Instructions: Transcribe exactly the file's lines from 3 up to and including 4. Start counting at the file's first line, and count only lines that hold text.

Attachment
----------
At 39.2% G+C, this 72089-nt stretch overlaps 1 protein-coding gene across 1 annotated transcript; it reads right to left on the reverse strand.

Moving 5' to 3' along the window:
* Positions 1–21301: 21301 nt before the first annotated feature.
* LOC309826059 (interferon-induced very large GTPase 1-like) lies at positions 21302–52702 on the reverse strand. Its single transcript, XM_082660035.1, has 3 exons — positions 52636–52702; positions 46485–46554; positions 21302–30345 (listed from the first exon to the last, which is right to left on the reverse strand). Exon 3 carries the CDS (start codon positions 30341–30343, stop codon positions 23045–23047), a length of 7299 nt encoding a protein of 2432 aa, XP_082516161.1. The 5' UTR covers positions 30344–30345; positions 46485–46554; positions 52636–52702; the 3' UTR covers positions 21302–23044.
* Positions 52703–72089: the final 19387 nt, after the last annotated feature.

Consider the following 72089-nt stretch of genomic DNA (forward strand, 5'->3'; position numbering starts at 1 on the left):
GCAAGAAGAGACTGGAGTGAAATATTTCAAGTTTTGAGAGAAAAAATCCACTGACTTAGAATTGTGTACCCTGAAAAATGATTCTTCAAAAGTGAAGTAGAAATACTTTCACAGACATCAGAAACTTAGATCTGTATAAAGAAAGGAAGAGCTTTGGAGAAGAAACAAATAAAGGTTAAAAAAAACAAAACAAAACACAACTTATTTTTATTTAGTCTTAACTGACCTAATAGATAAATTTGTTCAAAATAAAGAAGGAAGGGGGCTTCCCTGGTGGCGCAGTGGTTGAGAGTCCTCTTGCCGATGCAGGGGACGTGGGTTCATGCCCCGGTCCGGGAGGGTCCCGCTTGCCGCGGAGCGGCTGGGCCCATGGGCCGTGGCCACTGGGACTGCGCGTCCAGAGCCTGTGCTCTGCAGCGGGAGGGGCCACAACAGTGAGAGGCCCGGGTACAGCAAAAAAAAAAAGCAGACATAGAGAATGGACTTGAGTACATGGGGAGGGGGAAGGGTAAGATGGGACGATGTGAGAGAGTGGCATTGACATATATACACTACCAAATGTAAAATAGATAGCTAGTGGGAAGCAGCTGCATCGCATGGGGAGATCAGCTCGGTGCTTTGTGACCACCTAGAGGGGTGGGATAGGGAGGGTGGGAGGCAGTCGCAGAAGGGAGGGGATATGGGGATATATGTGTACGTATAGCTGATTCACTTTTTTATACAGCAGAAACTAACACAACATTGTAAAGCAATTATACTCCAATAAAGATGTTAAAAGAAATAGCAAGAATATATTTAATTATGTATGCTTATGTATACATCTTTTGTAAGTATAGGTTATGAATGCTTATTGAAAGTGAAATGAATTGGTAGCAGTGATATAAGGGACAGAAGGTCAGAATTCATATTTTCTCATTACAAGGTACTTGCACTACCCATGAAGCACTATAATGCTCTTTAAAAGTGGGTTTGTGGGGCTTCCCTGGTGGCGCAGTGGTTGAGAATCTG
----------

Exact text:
* Positions 1–21301: 21301 nt before the first annotated feature.
* LOC309826059 (interferon-induced very large GTPase 1-like) lies at positions 21302–52702 on the reverse strand. Its single transcript, XM_082660035.1, has 3 exons — positions 52636–52702; positions 46485–46554; positions 21302–30345 (listed from the first exon to the last, which is right to left on the reverse strand). Exon 3 carries the CDS (start codon positions 30341–30343, stop codon positions 23045–23047), a length of 7299 nt encoding a protein of 2432 aa, XP_082516161.1. The 5' UTR covers positions 30344–30345; positions 46485–46554; positions 52636–52702; the 3' UTR covers positions 21302–23044.